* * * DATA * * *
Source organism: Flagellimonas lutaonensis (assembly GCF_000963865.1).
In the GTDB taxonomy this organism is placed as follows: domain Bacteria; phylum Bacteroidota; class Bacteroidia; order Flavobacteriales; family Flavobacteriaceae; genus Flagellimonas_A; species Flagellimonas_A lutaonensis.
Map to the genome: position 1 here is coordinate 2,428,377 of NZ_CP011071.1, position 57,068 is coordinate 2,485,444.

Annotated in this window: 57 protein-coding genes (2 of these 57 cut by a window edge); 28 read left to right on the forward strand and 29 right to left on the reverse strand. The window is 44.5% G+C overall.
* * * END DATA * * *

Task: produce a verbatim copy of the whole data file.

Source organism: Flagellimonas lutaonensis (assembly GCF_000963865.1).
In the GTDB taxonomy this organism is placed as follows: domain Bacteria; phylum Bacteroidota; class Bacteroidia; order Flavobacteriales; family Flavobacteriaceae; genus Flagellimonas_A; species Flagellimonas_A lutaonensis.
Map to the genome: position 1 here is coordinate 2,428,377 of NZ_CP011071.1, position 57,068 is coordinate 2,485,444.

Annotated in this window: 57 protein-coding genes (2 of these 57 cut by a window edge); 28 read left to right on the forward strand and 29 right to left on the reverse strand. The window is 44.5% G+C overall.